The second enclosure 15 (FIG. 2) has front and rear walls 41 and 43, sidewalls 45 and 47 (FIG. 6) and a top wall 49 and is open at the bottom. The wall 41 is composite including an outer wall part 51 and an inner plate 53. The part 51 and the walls 45, 47 and 49 are typically of plastic and molded as an integral unit. The thickness of the plastic walls is typically one/eighth inch. The wall 43 is secured to the side walls 45 and 47 by screws (not shown). Ears 50 extend integrally from the top 49. The second enclosure 15 is secured to the wall (not shown) of the region controlled just below the thermostat 11 by bolts or screws (not shown) through holes in the ears 50. The top 49 has extensions 52 which serve to support the enclosure 13 (FIG. 1). The top 49 of enclosure 15 has windows 54 across which a screen 56 extends. The front wall 41 includes, as has been disclosed, an outer plate 51 which is integral with the top 49 and other walls and an inner plate 53 secured to the outer plate 51. Typically the plate 53 should be composed of metal, such as aluminum (typically 0.030 inch) which has high thermal conductivity and its inner surface should be polished so as to reflect radiant energy to the rear. Near the upper rim of these plates 51, 53 the inner plate 53 is provided with a portion 55 (FIGS. 2 and 7) which is separated from the outer plate 51 providing a vertical slot extending across the width of plate 49. The upper plate 49 has a slot 58 (FIG. 5) coextensive with this vertical slot through which the strip 35 of the first enclosure 13 extends. The strip 35 is a tight fit in this slot 58 so that the enclosure 13 is firmly held in the enclosure 15 by the flexibility of the parts 51 and 58 in enclosure 15 which form the slot 58. The flexibility of the boundaries of the slot 58 and the fit of the strip 35 in the slot 58 are such that the enclosure 13 is held firmly in place but can be readily removed by pulling upwardly when adjustment of the thermostat is required. The strip 35 may have a small longitudinal bead (not shown) which snaps into the slot 58 to secure the enclosure 13. A baffle plate 59 extends integrally in a horizontal direction from the plate 53. A bearing pin 61 is also secured to, and extends horizontally from, the plate 53 near its lower end.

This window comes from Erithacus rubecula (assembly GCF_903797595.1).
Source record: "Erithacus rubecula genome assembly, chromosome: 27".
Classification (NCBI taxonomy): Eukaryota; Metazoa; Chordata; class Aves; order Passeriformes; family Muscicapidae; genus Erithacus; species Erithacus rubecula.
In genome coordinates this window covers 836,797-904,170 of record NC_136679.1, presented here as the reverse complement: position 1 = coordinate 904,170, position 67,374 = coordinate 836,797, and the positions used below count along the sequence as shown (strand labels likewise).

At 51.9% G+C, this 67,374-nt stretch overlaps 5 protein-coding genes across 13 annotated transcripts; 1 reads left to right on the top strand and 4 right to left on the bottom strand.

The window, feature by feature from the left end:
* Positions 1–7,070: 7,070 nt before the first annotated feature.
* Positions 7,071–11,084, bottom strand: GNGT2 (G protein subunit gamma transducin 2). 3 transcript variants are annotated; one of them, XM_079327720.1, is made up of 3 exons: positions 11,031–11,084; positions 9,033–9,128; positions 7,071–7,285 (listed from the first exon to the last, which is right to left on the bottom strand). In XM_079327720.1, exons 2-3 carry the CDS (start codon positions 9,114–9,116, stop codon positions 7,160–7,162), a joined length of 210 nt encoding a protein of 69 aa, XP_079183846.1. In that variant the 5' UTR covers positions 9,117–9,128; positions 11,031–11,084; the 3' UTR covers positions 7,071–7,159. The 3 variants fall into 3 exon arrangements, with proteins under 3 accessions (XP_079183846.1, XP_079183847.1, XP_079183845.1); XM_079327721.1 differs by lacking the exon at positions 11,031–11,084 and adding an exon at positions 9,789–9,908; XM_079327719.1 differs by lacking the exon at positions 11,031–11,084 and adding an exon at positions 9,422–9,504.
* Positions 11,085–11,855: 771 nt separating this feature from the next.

A plate 65 (FIG. 8) is secured to the rear wall 43. This plate is coated with a black radiation-absorbing and radiating surface throughout its upper portion 67 but is reflective in its lower portion 69.